STOPNoneNoneStops the current song immediately
STRTNoneNoneStarts playing the current song
VOLM1 byteNoneSets the volume to the value specified
VERSNone1 byte major, 1 byte minor versionWrites the version of the server to the phone

Structures used in Bemused commands

The following structures are used by Bemused commands. Note that numeric values in structures are always in big-endian format (most significant byte first).
Detailed infoBytes 0 to 6: "DINFACK"
Bytes 7 to 10: bit rate (in Kbps)
Bytes 11 to 14: sample rate (in KHz)
Bytes 15 to 18: number of channels
FilenameBytes 0 and 1: filename length (big-endian)
Bytes 2 onwards: filename without terminating NULL
File infoBytes 0 to 6: "FINFACK"
Bytes 7 to 10: file length (in bytes, big-endian)
FileBytes 0 to 6: "DOWNACK"
Bytes 7 onwards: downloaded file
PlaylistBytes 0 to 6: "PLSTACK"
Bytes 7/8: current playlist index
Bytes 9 onwards: all songs in playlist, separated by '\n'
Final byte: NULL
Song infoBytes 0 to 6: "INFOACK"
Byte 7: play state (bit 0 set = playing, bit 1 set = paused)
Bytes 8 to 11: song length (secs)
Bytes 12 to 15: current time (secs)
Byte 16: shuffle (0 = off, 1 = on)
Byte 17: repeat (0 = off, 1 = on)
Bytes 18 onwards: track name
Song info 2Bytes 0 to 6: "INFOACK"
Byte 7: play state (bit 0 set = playing, bit 1 set = paused)
Bytes 8 to 11: song length (secs)
Bytes 12 to 15: current time (secs)
Byte 16: shuffle (0 = off, 1 = on)
Byte 17: repeat (0 = off, 1 = on)
Bytes 18 onwards: track name
Final byte: NULL
VolumeIf getting the volume is supported:
Bytes 0 to 6: "GVOLACK"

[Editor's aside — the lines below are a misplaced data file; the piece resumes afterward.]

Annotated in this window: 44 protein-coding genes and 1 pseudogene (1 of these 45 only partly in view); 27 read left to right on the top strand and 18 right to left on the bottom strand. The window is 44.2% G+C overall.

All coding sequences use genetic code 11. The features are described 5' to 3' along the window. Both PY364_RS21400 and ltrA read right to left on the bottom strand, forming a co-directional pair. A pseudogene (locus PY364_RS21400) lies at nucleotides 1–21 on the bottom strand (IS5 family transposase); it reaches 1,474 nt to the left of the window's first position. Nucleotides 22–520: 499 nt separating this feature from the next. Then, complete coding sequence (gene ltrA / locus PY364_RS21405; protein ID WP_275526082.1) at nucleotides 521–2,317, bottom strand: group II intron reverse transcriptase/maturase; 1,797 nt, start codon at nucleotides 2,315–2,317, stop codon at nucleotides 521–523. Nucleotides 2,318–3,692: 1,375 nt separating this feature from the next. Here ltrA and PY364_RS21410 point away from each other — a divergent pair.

Byte 7: volume (0-255)

If getting the volume is not supported:
Bytes 0 to 6: "GVOLNAK"

Structure of directory listings

Directory listings are the most complicated part of the Bemused protocol. A request from the phone for a directory listing generates a response which consists of the string "LISTACK" followed by a directory list structure. This structure is a compact representation of a tree. Essentially, a stream of "nodes" is sent, where each node encodes a filename, the file's type, and its relationship to the previously sent node. The last node sent is a dummy "terminator" node. The structure of a node is:
Byte 0, top 4 bitsThe type of the node. Possible values:
0x0: Root node
0x1: Child of previous node
0x2: Only child of previous node
0x3: Sibling of previous node
0x4: Last sibling of previous node
0xF: Dummy terminator node
Byte 0, bottom 4 bitsThe type of file represented by the node. Possible values:
0x0: Drive
0x1: Directory
0x2: File
0x3: Unexpanded directory
Bytes 1 onwardsThe file's name, followed by a NULL. Relative to the current directory.

So the first node has node type "root" and file type "directory" (usually). The filename of the root node is actually ignored by the client. The next node has node type "first child", and so on. The simplest way to understand the structure of a directory listing is to copy the "c:\system\apps\bemused\songlist.dat" file from the phone, and examine it in a hex editor.

The "unexpanded directory" file type is for handling the case where the user wants to list directories only when required. This allows directories to easily be grafted onto the current directory tree held on the phone.